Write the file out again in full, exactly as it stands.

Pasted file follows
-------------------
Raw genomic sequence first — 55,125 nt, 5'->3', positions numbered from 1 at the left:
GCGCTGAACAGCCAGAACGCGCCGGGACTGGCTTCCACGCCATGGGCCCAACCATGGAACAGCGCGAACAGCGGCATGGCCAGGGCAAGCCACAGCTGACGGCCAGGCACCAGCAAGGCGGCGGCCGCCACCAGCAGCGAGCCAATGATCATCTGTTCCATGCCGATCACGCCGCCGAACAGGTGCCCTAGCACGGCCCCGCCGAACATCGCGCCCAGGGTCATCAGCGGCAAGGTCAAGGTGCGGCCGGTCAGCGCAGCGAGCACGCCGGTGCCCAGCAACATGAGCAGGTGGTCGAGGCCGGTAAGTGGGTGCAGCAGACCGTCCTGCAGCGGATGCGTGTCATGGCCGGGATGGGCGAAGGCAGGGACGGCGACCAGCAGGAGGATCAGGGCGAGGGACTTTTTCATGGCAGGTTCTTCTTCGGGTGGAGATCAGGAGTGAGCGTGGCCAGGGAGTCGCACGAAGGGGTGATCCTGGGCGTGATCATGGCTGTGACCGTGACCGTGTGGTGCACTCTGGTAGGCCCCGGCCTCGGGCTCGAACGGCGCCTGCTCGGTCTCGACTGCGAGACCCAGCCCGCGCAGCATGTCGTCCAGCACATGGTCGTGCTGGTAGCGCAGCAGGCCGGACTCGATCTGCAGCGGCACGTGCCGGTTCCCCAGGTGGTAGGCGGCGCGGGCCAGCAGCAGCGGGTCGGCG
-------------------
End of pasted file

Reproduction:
Raw genomic sequence first — 55,125 nt, 5'->3', positions numbered from 1 at the left:
GCGCTGAACAGCCAGAACGCGCCGGGACTGGCTTCCACGCCATGGGCCCAACCATGGAACAGCGCGAACAGCGGCATGGCCAGGGCAAGCCACAGCTGACGGCCAGGCACCAGCAAGGCGGCGGCCGCCACCAGCAGCGAGCCAATGATCATCTGTTCCATGCCGATCACGCCGCCGAACAGGTGCCCTAGCACGGCCCCGCCGAACATCGCGCCCAGGGTCATCAGCGGCAAGGTCAAGGTGCGGCCGGTCAGCGCAGCGAGCACGCCGGTGCCCAGCAACATGAGCAGGTGGTCGAGGCCGGTAAGTGGGTGCAGCAGACCGTCCTGCAGCGGATGCGTGTCATGGCCGGGATGGGCGAAGGCAGGGACGGCGACCAGCAGGAGGATCAGGGCGAGGGACTTTTTCATGGCAGGTTCTTCTTCGGGTGGAGATCAGGAGTGAGCGTGGCCAGGGAGTCGCACGAAGGGGTGATCCTGGGCGTGATCATGGCTGTGACCGTGACCGTGTGGTGCACTCTGGTAGGCCCCGGCCTCGGGCTCGAACGGCGCCTGCTCGGTCTCGACTGCGAGACCCAGCCCGCGCAGCATGTCGTCCAGCACATGGTCGTGCTGGTAGCGCAGCAGGCCGGACTCGATCTGCAGCGGCACGTGCCGGTTCCCCAGGTGGTAGGCGGCGCGGGCCAGCAGCAGCGGGTCGGCG